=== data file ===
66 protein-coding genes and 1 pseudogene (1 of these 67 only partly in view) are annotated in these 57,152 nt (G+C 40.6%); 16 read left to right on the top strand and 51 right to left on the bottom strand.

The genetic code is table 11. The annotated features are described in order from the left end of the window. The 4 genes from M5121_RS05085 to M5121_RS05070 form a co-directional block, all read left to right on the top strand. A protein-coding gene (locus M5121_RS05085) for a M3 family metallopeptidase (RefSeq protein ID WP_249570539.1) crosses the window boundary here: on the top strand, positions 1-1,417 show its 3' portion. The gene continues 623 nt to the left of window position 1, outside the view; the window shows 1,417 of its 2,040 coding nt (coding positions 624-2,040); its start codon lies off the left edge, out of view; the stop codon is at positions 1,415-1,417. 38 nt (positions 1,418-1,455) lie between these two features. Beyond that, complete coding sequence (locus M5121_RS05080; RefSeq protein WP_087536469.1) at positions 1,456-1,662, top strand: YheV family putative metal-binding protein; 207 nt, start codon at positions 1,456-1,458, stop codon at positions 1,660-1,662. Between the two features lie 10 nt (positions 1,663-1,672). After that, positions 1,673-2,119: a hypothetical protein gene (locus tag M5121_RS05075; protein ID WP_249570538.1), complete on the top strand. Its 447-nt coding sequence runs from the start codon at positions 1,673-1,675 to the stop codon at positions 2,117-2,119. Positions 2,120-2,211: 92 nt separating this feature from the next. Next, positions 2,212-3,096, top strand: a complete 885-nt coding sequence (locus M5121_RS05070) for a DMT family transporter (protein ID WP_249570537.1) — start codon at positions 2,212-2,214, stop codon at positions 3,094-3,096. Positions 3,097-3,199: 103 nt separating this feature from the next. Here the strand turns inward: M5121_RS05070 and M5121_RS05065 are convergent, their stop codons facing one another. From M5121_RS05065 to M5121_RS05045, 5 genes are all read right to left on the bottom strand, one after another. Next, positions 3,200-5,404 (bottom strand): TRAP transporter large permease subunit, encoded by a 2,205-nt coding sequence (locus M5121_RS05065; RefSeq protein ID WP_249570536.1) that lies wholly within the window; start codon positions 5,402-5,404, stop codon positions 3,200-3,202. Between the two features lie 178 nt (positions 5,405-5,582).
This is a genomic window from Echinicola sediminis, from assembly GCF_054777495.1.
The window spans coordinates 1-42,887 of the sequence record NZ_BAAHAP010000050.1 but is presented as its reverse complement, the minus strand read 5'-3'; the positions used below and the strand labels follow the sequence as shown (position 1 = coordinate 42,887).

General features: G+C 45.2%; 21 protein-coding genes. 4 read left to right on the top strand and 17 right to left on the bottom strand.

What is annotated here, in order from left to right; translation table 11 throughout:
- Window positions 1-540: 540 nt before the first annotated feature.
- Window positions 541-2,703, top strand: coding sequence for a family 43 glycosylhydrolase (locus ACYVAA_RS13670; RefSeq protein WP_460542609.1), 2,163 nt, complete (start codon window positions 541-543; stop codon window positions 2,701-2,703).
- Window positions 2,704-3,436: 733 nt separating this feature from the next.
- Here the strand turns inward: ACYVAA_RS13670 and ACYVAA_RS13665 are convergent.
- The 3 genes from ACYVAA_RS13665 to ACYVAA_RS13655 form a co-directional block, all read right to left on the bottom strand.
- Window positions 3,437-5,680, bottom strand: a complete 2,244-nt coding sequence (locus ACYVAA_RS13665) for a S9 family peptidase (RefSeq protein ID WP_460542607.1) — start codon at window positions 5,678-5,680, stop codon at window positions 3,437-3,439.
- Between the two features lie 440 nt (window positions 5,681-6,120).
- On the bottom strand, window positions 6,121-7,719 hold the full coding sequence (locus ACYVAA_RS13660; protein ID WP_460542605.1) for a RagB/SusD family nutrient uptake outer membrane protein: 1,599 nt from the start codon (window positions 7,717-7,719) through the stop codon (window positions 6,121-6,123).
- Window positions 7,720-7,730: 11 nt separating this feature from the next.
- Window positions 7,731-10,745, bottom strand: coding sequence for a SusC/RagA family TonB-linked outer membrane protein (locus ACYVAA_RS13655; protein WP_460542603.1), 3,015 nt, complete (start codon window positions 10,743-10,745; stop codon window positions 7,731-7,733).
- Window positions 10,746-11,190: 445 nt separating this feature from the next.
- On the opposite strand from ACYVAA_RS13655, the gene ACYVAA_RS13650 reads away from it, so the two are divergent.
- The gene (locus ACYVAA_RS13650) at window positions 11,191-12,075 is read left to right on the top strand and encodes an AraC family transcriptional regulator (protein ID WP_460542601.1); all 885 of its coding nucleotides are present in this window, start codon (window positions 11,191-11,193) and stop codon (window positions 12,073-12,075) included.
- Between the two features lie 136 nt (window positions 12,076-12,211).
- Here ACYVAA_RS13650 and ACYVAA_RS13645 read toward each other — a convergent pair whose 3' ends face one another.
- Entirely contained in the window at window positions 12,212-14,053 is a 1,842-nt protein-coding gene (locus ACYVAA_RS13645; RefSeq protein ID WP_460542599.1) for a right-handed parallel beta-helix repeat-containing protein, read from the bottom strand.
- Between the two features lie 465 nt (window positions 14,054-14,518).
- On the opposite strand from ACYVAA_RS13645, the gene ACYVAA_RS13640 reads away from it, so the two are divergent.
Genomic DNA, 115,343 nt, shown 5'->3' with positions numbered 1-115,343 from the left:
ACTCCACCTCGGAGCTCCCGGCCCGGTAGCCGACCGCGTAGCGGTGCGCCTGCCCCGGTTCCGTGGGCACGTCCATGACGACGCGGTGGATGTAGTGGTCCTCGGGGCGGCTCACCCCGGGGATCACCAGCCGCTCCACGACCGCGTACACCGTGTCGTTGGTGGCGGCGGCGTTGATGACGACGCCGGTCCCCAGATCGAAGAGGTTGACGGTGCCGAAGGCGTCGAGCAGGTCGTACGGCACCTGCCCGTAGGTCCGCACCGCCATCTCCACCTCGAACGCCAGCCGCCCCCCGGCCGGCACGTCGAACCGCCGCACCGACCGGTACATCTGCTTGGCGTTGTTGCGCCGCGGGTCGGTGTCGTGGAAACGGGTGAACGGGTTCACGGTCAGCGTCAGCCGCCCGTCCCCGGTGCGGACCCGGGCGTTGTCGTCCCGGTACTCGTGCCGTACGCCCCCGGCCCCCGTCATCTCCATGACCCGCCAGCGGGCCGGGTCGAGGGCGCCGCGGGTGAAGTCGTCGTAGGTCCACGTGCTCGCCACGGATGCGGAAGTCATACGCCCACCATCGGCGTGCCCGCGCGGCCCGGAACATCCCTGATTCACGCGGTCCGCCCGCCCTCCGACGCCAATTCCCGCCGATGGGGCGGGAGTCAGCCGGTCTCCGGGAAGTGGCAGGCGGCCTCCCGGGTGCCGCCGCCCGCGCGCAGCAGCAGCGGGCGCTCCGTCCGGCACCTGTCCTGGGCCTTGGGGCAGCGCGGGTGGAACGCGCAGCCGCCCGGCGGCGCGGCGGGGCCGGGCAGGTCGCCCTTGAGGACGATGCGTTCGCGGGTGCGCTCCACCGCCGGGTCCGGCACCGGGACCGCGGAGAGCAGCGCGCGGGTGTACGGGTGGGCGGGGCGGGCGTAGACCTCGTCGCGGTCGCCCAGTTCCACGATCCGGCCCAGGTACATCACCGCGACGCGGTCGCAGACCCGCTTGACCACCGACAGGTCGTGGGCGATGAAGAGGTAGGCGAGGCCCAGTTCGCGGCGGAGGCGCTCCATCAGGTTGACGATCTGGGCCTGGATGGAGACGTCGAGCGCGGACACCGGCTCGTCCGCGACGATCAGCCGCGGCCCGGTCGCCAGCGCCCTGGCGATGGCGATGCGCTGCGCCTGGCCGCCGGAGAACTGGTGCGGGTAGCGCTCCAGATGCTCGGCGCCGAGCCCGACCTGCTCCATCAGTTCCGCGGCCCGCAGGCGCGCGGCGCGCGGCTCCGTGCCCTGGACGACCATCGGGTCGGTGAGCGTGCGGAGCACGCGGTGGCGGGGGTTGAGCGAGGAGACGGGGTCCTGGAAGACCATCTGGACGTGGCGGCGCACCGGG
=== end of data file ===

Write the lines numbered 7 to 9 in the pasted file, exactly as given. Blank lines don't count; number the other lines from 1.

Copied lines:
- Window positions 1-540: 540 nt before the first annotated feature.
- Window positions 541-2,703, top strand: coding sequence for a family 43 glycosylhydrolase (locus ACYVAA_RS13670; RefSeq protein WP_460542609.1), 2,163 nt, complete (start codon window positions 541-543; stop codon window positions 2,701-2,703).
- Window positions 2,704-3,436: 733 nt separating this feature from the next.